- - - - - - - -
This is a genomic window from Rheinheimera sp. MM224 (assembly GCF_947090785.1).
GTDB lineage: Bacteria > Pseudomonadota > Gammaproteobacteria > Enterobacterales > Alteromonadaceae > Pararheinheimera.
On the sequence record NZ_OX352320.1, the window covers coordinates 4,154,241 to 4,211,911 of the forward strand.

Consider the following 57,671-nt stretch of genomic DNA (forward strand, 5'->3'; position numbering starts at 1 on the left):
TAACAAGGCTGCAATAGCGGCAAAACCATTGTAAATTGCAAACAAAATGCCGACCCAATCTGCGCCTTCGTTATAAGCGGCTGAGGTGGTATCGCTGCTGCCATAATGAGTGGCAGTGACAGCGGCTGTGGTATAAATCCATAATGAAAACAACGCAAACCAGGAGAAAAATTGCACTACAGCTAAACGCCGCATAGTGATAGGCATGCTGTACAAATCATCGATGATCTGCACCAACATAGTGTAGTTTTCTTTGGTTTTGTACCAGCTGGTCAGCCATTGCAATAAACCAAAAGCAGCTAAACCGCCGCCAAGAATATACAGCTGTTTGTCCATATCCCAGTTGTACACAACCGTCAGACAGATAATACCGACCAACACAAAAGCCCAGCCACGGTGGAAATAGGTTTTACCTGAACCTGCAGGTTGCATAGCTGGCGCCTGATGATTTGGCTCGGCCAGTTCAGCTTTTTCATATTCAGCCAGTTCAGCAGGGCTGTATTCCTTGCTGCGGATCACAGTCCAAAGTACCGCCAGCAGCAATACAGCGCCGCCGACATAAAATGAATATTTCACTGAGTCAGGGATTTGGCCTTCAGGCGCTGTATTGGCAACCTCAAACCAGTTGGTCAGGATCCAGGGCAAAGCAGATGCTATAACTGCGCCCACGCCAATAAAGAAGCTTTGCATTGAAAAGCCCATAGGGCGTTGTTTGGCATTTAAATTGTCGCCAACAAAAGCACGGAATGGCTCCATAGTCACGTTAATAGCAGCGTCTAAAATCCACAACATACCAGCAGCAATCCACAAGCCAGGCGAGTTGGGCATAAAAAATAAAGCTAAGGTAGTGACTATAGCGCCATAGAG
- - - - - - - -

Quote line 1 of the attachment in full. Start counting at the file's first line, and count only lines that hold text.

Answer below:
This is a genomic window from Rheinheimera sp. MM224 (assembly GCF_947090785.1).